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Tapping into your emotions can make you more resilient and more efficient in your leadership.

Our ever-present emotions impact our thoughts and actions in sometimes surprising ways. Emotionally aware leaders who effectively embrace their feelings are more likely to serve as role models and inspire their teams.

Emotions have an adaptive function for us. Disregarding them means foregoing critical data that is relevant to make sense of a specific context or situation.

Leaders can build on the information they convey using this step-by-step approach, which I have simplified here and named “the four Ls of emotional resilience.” 

1. Listen

Embrace what you are feeling in the present – in other words, practicing mindfulness. Acknowledge that you are experiencing emotions but don’t judge them. Suspending judgment is critical and requires self-empathy.

2. Label

Go deeper when it comes to exploring your emotional energy. Are these emotions positive or negative? How intense are they? Do you feel high energy or low energy? What is the exact feeling? Fear? Surprise? Anger? A combination? (It’s rare to feel just one emotion at a time.) Describing your emotions will help you understand where they come from and how to best work with them.

Ask yourself how you feel right now: 

Graph Brain CircuitOn a scale of -5 to +5, rank how positive or negative you feel and how intense you experience this emotion.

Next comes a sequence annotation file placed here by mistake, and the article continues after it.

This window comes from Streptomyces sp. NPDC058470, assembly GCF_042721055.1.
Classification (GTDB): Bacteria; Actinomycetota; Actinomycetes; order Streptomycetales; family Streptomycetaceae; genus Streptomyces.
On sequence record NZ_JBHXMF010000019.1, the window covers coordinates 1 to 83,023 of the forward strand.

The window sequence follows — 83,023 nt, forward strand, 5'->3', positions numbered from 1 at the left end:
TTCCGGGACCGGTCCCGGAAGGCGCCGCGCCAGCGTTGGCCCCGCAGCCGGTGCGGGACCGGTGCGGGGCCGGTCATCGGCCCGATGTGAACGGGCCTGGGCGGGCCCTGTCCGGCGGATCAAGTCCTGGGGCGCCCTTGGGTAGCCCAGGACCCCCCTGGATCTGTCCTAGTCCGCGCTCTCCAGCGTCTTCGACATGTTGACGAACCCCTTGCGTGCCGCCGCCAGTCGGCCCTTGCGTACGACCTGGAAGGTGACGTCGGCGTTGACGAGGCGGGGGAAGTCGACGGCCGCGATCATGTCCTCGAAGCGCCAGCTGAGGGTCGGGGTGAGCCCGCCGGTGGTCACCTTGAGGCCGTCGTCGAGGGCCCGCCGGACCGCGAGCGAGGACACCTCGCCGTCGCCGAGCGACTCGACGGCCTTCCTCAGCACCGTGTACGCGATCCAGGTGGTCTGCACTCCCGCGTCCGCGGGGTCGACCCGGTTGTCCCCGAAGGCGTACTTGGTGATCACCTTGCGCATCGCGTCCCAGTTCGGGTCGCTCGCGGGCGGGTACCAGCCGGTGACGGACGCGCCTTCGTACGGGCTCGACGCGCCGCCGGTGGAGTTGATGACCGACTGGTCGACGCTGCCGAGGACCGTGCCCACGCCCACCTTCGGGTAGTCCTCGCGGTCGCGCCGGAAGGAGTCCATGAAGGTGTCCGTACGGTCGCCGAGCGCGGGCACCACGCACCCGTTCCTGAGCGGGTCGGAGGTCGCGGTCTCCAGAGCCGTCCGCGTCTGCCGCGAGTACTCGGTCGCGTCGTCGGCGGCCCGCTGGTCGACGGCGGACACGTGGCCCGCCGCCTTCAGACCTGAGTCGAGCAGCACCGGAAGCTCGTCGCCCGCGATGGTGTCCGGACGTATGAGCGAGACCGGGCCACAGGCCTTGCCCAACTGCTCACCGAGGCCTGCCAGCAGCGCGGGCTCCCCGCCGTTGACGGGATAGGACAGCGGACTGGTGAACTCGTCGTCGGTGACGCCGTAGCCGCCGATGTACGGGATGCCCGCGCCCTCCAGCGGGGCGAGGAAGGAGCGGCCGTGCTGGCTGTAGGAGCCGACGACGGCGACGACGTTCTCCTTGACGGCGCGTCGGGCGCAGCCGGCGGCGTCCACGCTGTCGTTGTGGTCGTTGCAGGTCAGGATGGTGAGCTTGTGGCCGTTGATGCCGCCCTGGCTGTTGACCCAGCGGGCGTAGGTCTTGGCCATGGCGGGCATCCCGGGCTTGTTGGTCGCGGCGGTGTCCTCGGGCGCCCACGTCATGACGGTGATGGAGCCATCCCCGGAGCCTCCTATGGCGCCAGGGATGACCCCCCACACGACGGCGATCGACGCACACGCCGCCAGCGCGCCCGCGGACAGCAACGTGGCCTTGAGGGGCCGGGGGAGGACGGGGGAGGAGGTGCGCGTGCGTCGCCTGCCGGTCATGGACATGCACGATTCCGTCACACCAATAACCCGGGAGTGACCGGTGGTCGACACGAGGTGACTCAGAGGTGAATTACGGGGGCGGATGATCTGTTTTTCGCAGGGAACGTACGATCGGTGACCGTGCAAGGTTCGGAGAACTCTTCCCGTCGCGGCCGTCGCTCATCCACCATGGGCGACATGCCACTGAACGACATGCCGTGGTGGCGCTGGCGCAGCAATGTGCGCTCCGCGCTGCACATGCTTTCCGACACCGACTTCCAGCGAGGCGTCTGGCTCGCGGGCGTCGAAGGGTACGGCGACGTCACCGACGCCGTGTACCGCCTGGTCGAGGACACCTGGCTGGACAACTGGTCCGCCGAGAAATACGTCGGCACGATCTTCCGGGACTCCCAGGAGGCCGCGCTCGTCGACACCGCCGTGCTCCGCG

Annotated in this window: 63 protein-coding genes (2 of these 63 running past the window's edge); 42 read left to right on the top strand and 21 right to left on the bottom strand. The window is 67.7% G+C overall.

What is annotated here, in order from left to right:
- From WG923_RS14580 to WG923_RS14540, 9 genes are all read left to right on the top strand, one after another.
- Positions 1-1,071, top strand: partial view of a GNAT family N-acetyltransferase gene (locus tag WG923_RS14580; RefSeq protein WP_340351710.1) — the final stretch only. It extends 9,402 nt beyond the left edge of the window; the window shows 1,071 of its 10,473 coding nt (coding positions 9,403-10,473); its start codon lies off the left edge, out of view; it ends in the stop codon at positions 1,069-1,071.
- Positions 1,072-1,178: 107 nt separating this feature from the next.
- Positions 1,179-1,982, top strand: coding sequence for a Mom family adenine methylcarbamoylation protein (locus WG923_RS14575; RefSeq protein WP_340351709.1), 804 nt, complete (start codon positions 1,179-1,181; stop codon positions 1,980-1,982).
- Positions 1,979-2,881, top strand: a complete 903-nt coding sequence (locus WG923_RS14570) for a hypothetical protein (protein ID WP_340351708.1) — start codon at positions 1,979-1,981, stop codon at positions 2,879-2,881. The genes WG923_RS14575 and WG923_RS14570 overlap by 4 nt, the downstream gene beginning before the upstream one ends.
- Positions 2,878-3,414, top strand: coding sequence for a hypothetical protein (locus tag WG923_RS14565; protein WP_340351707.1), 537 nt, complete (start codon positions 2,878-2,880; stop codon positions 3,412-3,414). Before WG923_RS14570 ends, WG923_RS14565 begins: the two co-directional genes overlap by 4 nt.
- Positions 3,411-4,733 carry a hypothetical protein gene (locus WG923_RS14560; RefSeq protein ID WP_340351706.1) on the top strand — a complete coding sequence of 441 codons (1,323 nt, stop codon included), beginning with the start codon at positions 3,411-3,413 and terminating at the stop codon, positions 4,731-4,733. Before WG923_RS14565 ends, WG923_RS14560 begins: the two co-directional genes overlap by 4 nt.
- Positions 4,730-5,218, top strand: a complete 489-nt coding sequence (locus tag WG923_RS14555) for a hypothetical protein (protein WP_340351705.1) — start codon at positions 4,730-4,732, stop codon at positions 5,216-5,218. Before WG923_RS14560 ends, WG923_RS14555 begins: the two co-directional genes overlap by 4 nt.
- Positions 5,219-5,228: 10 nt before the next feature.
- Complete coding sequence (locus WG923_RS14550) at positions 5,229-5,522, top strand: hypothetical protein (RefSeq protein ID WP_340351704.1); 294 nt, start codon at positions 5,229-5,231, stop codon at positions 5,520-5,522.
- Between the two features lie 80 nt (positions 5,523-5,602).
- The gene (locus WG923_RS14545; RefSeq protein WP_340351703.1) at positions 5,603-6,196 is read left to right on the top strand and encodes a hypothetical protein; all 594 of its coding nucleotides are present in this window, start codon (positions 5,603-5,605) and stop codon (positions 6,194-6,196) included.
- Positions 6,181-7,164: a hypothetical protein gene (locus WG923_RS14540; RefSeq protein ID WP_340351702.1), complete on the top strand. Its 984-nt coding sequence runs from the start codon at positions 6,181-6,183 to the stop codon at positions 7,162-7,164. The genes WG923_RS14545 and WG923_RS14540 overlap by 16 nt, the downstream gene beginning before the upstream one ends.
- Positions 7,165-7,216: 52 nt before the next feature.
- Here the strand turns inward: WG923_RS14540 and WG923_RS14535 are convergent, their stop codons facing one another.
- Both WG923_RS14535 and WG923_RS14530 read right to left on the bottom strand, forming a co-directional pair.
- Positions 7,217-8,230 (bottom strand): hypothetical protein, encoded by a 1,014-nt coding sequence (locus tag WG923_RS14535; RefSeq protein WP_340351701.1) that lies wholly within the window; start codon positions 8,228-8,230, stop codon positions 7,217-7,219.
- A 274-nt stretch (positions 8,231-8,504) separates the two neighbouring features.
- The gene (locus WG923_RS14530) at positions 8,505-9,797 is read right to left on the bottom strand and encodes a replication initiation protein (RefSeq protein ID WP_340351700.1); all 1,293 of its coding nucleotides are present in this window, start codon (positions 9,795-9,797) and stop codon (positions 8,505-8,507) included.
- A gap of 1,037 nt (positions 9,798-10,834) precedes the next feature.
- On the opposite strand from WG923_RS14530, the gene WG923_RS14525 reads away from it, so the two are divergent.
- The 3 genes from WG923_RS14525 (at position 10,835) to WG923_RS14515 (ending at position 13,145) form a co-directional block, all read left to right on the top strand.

3. Learn

Reflect on the impact your feelings have. Why are you feeling this way? How does this impact others? How can you effectively work with this emotion? Do you need to process it, or can you benefit from this energy?

4. Leverage

As a leader, how can you use what you have learned to suit your big-picture purpose, mission, or goals?

Consider the case of a VP for a global medical device company who came to us amid the COVID crisis. We’ll call this person Kim. (We disguised all identifiable details of this executive, so don’t bother trying to guess who it was.) Sales had dipped 32% annually and the forecast looked grim, so Kim was tasked with reducing headcount by an estimated 18% to keep the company viable. Kim reported feeling worried and anxious, but not on account of their own situation, as they were quite senior in the company and nearing retirement. By taking stock – listening to and labeling their emotions – Kim realized they felt fear on behalf of their team. So how could they leverage that knowledge? 

What Kim did next was to create a space for their team to be honest about their fears and for management to address what they might be able to do to help. This space allowed them to explore even what was outside of management’s control. By doing this, Kim moved closer to team members than would have been possible with bottled-up feelings. This helped by building trust, increasing their emotional resilience.  

Further reading: 

 Watch a video and read more here: Second that emotion – building emotional resilience 

Author: Silke Mischke

IECC Co-Program Director and Senior Executive Coach

She works as a leadership lecturer and senior executive coach. She holds a doctorate in business administration and a master’s degree in Cognitive Psychology. Silke is licensed to administer and interpret several instruments to illuminate individual and group preferences and growth potential. Her coaching and teaching activities cover work with teams and individuals from international organizations.